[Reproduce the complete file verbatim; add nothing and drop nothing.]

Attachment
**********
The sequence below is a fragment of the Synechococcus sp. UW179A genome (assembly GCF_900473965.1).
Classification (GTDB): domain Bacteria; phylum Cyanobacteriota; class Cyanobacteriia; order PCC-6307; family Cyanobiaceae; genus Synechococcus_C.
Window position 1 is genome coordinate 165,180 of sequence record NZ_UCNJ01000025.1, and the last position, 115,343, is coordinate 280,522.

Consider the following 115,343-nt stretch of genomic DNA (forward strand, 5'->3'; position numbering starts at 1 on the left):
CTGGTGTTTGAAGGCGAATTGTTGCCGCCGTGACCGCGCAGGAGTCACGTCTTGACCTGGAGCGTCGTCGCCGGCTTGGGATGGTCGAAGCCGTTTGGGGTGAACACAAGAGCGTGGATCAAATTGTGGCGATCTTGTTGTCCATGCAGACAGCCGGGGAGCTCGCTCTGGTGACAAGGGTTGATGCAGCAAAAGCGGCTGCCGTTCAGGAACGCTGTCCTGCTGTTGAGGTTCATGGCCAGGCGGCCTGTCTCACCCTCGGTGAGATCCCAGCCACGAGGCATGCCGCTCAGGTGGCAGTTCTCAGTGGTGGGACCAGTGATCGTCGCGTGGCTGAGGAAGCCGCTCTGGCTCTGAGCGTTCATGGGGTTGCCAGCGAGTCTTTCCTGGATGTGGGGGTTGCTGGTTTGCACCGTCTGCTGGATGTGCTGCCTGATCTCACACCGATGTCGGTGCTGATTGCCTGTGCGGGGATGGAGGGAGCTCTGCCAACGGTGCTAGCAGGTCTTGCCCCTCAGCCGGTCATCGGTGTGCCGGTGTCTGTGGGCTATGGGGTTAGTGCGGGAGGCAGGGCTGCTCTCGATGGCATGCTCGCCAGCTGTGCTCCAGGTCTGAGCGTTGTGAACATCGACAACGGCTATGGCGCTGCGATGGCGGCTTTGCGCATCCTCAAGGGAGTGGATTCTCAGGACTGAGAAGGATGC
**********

The sequence below is a fragment of the Synechococcus sp. UW179A genome (assembly GCF_900473965.1).
Classification (GTDB): domain Bacteria; phylum Cyanobacteriota; class Cyanobacteriia; order PCC-6307; family Cyanobiaceae; genus Synechococcus_C.
Window position 1 is genome coordinate 165,180 of sequence record NZ_UCNJ01000025.1, and the last position, 115,343, is coordinate 280,522.

Consider the following 115,343-nt stretch of genomic DNA (forward strand, 5'->3'; position numbering starts at 1 on the left):
CTGGTGTTTGAAGGCGAATTGTTGCCGCCGTGACCGCGCAGGAGTCACGTCTTGACCTGGAGCGTCGTCGCCGGCTTGGGATGGTCGAAGCCGTTTGGGGTGAACACAAGAGCGTGGATCAAATTGTGGCGATCTTGTTGTCCATGCAGACAGCCGGGGAGCTCGCTCTGGTGACAAGGGTTGATGCAGCAAAAGCGGCTGCCGTTCAGGAACGCTGTCCTGCTGTTGAGGTTCATGGCCAGGCGGCCTGTCTCACCCTCGGTGAGATCCCAGCCACGAGGCATGCCGCTCAGGTGGCAGTTCTCAGTGGTGGGACCAGTGATCGTCGCGTGGCTGAGGAAGCCGCTCTGGCTCTGAGCGTTCATGGGGTTGCCAGCGAGTCTTTCCTGGATGTGGGGGTTGCTGGTTTGCACCGTCTGCTGGATGTGCTGCCTGATCTCACACCGATGTCGGTGCTGATTGCCTGTGCGGGGATGGAGGGAGCTCTGCCAACGGTGCTAGCAGGTCTTGCCCCTCAGCCGGTCATCGGTGTGCCGGTGTCTGTGGGCTATGGGGTTAGTGCGGGAGGCAGGGCTGCTCTCGATGGCATGCTCGCCAGCTGTGCTCCAGGTCTGAGCGTTGTGAACATCGACAACGGCTATGGCGCTGCGATGGCGGCTTTGCGCATCCTCAAGGGAGTGGATTCTCAGGACTGAGAAGGATGC